$54,000.00
2015

PHS Community Services Society

Creating Bee Space

Our mandate is to enhance community through apiculture and to connect people & pollinators. We believe in the therapeutic value of beekeeping, its ability to connect all people to community, to nature and to themselves. We bring bees into marginalized urban communities and manage them side by side with community members through our mentorship program; we create green spaces and green opportunities for training, employment and education; we diversify our ecosystem by supporting pollinators and increase our food security by pollination of local food and production of local honey. The bee hive is the centre point of our programming, out from which a spectrum of opportunity radiates. The bees are an incredibly fertile substrate for meaningful connection, green skills training and access to nature. Our programming is socially innovative in its ability to reach out and connect to those considered hard-to-reach, welcoming and supporting individuals and their communities, building bridges of communication, de-stigmatizing bees and people and taking leadership in environmental stewardship. There is a wealth of opportunity in the city for bees and people of all kinds, and our project is helping our city to realize its potential and be a model for other cities. This project will grow our ability to offer meaningful programming that builds community capacity to support native pollinators & honey bees; extend our programming to new geographies & peoples; and embeds us in our community.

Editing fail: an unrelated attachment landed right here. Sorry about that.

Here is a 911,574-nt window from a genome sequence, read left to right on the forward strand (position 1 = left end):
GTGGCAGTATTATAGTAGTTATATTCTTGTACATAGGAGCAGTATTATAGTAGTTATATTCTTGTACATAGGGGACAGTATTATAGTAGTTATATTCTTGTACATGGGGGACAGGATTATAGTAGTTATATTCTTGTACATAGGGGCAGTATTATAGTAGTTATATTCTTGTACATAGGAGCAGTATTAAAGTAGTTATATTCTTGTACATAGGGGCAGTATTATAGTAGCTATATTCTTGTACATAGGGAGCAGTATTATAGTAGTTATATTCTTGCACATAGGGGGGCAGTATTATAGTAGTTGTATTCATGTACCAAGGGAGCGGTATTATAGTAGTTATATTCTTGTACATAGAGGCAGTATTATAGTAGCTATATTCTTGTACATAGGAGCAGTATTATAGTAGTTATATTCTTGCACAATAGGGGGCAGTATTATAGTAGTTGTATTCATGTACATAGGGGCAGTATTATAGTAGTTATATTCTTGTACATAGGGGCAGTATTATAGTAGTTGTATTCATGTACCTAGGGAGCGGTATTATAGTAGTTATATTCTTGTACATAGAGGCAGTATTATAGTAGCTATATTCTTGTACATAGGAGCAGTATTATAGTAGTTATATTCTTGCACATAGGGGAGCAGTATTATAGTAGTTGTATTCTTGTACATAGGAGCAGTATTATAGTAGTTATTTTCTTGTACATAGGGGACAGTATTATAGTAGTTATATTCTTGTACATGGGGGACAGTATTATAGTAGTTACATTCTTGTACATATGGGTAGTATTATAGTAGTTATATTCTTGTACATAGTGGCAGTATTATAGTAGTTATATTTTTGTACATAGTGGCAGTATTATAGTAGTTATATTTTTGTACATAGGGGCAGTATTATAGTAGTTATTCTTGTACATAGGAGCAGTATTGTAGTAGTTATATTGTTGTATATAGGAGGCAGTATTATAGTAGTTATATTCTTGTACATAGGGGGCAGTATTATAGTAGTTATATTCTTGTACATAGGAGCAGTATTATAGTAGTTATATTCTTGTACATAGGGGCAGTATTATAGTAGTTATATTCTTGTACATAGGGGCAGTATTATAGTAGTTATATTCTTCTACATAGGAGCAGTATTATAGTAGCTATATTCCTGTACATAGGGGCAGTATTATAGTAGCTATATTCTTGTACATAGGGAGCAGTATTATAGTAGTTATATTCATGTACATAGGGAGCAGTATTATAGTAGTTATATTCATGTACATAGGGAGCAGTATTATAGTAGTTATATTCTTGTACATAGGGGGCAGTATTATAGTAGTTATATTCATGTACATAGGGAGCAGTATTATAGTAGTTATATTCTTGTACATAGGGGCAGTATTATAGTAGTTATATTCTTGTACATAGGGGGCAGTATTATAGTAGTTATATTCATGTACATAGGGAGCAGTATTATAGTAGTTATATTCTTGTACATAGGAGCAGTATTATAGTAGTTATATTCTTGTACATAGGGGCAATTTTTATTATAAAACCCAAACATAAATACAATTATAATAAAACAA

$50,000.00
2015

Youth Housing First

The PHS Youth Housing First Project was piloted in 2011 through the Vancouver Foundation Youth Homelessness Initiative. The objective of the project is to house chronically homeless youth between the ages of 18-25 residing in the Downtown Eastside of Vancouver. Youth Housing First offers unconditional supported housing and stability for young people who have become homeless as a result of mental illness and addiction. In the next year we are developing the sustinability of our youth work through two streams - developing a product or products that fund the training and employment opportunities for youth at East Van Roasters and Community Thrift and Vintage (coffee, granola etc) - and creating youth specific clinics using the fee for service model at the Portland Clinic
$51,540.00
2015

SFU - Centre for Dialogue

Expanding renewable energy in BC through Climate Action Plan 2.0